Executive privileges – palaces of power

Where do the world’s most powerful people live? In most countries, the head of state or leading politicians are given grace and favour residences that have become emblematic of their government. From the White House to Number 10 Downing Street, the Kremlin to Zhongnanhai, executive mansions are fascinating insights into the history and self-image of nations. Here are a few of my favourites. 

There are a huge number of perks that come with being President of the United States of America but perhaps the most prestigious is having 1600 Pennsylvania Ave NW, Washington, DC 20500 as your home address. The White House, as the executive mansion of the United States is more usually known, is one of the world’s most iconic presidential pads.

South Portico of the White House at Christmas By Susan Sterner [Public domain], via Wikimedia Commons

In the world of executive mansions, the White House’s famous façade is only rivaled by Number 10 Downing Street’s shiny black door. Both Number 10 and the White House are so famous that they’ve become metonyms, their names frequently employed as journalistic shorthand to refer to the executive branches of the UK and the USA respectively.

Even in the digital age, the President of the USA and the UK’s Prime Minister use the names of their more famous residences to stake their claims in cyberspace: www.whitehouse.gov and www.number10.gov.uk respectively. These are two of the world’s best-known executive residences, but they are not necessarily my favourites. After reading an article about the Blue House Raid on South Korea’s presidential compound, I started thinking about some of the others.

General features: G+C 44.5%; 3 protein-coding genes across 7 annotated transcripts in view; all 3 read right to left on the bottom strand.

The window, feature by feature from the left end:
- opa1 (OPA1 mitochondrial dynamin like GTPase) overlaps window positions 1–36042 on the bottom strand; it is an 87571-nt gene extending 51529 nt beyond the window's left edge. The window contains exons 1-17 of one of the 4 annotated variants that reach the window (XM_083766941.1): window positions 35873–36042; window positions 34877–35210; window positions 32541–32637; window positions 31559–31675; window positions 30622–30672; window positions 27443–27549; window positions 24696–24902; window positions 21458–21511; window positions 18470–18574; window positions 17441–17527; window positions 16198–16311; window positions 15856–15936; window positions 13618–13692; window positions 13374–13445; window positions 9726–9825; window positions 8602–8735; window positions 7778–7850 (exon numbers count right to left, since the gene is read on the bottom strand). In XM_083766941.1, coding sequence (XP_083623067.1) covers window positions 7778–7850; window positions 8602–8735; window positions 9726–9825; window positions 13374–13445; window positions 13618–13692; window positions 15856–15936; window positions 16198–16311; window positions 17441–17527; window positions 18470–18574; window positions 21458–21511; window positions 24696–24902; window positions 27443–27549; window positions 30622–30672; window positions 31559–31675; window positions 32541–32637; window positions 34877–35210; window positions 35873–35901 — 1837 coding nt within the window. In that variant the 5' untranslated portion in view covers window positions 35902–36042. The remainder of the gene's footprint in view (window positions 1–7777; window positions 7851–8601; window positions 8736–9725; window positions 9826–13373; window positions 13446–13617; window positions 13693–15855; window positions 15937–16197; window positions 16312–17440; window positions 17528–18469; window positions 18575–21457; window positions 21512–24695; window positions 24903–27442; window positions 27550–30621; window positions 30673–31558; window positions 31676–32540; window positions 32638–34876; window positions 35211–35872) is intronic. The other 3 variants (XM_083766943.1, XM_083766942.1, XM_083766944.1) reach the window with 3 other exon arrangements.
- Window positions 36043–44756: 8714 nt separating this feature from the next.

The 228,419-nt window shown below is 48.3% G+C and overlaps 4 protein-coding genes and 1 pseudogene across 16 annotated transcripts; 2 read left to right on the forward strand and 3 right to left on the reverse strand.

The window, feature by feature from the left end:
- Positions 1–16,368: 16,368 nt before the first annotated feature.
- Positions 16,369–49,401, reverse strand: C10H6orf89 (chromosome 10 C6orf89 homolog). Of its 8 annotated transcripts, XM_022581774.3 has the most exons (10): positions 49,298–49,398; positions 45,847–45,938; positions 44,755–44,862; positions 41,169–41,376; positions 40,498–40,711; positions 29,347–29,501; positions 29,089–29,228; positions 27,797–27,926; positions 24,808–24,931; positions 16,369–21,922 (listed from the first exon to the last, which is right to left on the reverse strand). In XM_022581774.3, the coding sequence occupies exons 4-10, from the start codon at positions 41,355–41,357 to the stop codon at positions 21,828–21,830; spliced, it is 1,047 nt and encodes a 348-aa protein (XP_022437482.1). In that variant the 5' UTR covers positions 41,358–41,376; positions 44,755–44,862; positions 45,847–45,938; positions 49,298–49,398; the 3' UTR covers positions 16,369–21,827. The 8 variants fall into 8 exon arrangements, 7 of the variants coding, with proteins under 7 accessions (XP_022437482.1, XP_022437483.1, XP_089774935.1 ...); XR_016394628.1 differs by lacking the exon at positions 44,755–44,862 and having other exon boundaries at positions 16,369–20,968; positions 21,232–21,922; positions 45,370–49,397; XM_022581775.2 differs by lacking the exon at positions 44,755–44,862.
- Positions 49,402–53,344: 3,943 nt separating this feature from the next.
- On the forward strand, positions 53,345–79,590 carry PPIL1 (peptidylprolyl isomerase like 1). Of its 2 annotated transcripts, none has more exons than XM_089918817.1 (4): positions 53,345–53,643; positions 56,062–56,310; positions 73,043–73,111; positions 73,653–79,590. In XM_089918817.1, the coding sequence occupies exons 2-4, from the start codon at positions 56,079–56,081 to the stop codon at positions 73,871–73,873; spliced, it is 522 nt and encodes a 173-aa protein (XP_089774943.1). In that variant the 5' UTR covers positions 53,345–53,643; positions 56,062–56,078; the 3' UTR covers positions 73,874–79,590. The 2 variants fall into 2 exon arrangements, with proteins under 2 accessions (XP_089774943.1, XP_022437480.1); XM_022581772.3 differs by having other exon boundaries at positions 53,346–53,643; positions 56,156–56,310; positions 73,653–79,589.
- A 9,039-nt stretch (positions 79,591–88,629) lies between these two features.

Number 10 Downing Street and its iconic door By Prime Minister's Office (http://www.number10.gov.uk/tour/) [see page for license], via Wikimedia Commons

For sheer élan and je ne sais quoi, it is hard to beat the Élysée Palace. The President of the French Republic gets to live in the quasi-regal surroundings of a building that once housed Louis XV’s favourite mistress. Whilst François Hollande is not as racy an occupant as the Marquise de Pompadour, he gets to live in similar style. As a sign of opulence, the name of the President’s office is indicative; the French equivalent of the Oval Office is the salon doré – the golden room.

The two main rivals to the White House for sheer impressive scale, architectural detail, fame and historic resonance are the Moscow Kremlin and the Zhongnanhai in the People’s Republic of China. The Kremlin is a uniquely Russian confection of onion domes and castle walls. This arresting religio-military complex suited the semi-divine image of the Tsars of Russia – combining feudal force with a profound Orthodox zeal.

Birds eye view of the Moscow Kremlin by Kremlin.ru [CC-BY-3.0 (http://creativecommons.org/licenses/by/3.0)], via Wikimedia Commons